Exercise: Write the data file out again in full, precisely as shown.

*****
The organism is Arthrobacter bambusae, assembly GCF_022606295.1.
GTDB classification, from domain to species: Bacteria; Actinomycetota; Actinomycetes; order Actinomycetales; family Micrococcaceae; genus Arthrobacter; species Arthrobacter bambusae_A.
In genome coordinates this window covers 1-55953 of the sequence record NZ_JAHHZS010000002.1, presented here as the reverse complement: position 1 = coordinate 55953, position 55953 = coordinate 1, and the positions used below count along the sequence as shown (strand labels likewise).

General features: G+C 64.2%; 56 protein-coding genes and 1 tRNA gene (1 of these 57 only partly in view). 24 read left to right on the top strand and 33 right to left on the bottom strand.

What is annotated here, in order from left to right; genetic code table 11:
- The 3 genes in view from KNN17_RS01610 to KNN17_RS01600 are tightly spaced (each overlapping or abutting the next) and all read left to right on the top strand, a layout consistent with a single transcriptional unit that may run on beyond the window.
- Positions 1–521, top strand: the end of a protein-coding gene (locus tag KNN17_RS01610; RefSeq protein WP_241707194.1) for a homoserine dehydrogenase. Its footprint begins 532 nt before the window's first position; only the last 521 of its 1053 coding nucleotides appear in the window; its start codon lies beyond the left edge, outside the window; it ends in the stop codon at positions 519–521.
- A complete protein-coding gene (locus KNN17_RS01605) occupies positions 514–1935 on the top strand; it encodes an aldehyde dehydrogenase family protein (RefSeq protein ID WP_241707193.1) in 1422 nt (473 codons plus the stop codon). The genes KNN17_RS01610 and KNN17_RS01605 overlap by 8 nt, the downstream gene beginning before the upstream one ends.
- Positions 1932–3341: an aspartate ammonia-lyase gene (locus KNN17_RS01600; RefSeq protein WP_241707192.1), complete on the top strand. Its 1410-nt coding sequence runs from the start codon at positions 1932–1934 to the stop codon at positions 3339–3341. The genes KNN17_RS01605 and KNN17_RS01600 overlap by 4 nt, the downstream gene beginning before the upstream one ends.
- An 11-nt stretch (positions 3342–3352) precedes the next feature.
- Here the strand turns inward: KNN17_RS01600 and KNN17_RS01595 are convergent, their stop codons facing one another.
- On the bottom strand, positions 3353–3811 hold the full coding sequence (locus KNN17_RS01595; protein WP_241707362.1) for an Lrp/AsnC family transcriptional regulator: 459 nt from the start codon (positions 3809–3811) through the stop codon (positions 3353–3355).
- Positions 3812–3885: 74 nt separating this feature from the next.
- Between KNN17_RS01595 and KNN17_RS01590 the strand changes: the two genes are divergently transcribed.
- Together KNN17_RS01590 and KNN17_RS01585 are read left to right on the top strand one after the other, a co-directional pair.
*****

The organism is Arthrobacter bambusae, assembly GCF_022606295.1.
GTDB classification, from domain to species: Bacteria; Actinomycetota; Actinomycetes; order Actinomycetales; family Micrococcaceae; genus Arthrobacter; species Arthrobacter bambusae_A.
In genome coordinates this window covers 1-55953 of the sequence record NZ_JAHHZS010000002.1, presented here as the reverse complement: position 1 = coordinate 55953, position 55953 = coordinate 1, and the positions used below count along the sequence as shown (strand labels likewise).

General features: G+C 64.2%; 56 protein-coding genes and 1 tRNA gene (1 of these 57 only partly in view). 24 read left to right on the top strand and 33 right to left on the bottom strand.

What is annotated here, in order from left to right; genetic code table 11:
- The 3 genes in view from KNN17_RS01610 to KNN17_RS01600 are tightly spaced (each overlapping or abutting the next) and all read left to right on the top strand, a layout consistent with a single transcriptional unit that may run on beyond the window.
- Positions 1–521, top strand: the end of a protein-coding gene (locus tag KNN17_RS01610; RefSeq protein WP_241707194.1) for a homoserine dehydrogenase. Its footprint begins 532 nt before the window's first position; only the last 521 of its 1053 coding nucleotides appear in the window; its start codon lies beyond the left edge, outside the window; it ends in the stop codon at positions 519–521.
- A complete protein-coding gene (locus KNN17_RS01605) occupies positions 514–1935 on the top strand; it encodes an aldehyde dehydrogenase family protein (RefSeq protein ID WP_241707193.1) in 1422 nt (473 codons plus the stop codon). The genes KNN17_RS01610 and KNN17_RS01605 overlap by 8 nt, the downstream gene beginning before the upstream one ends.
- Positions 1932–3341: an aspartate ammonia-lyase gene (locus KNN17_RS01600; RefSeq protein WP_241707192.1), complete on the top strand. Its 1410-nt coding sequence runs from the start codon at positions 1932–1934 to the stop codon at positions 3339–3341. The genes KNN17_RS01605 and KNN17_RS01600 overlap by 4 nt, the downstream gene beginning before the upstream one ends.
- An 11-nt stretch (positions 3342–3352) precedes the next feature.
- Here the strand turns inward: KNN17_RS01600 and KNN17_RS01595 are convergent, their stop codons facing one another.
- On the bottom strand, positions 3353–3811 hold the full coding sequence (locus KNN17_RS01595; protein WP_241707362.1) for an Lrp/AsnC family transcriptional regulator: 459 nt from the start codon (positions 3809–3811) through the stop codon (positions 3353–3355).
- Positions 3812–3885: 74 nt separating this feature from the next.
- Between KNN17_RS01595 and KNN17_RS01590 the strand changes: the two genes are divergently transcribed.
- Together KNN17_RS01590 and KNN17_RS01585 are read left to right on the top strand one after the other, a co-directional pair.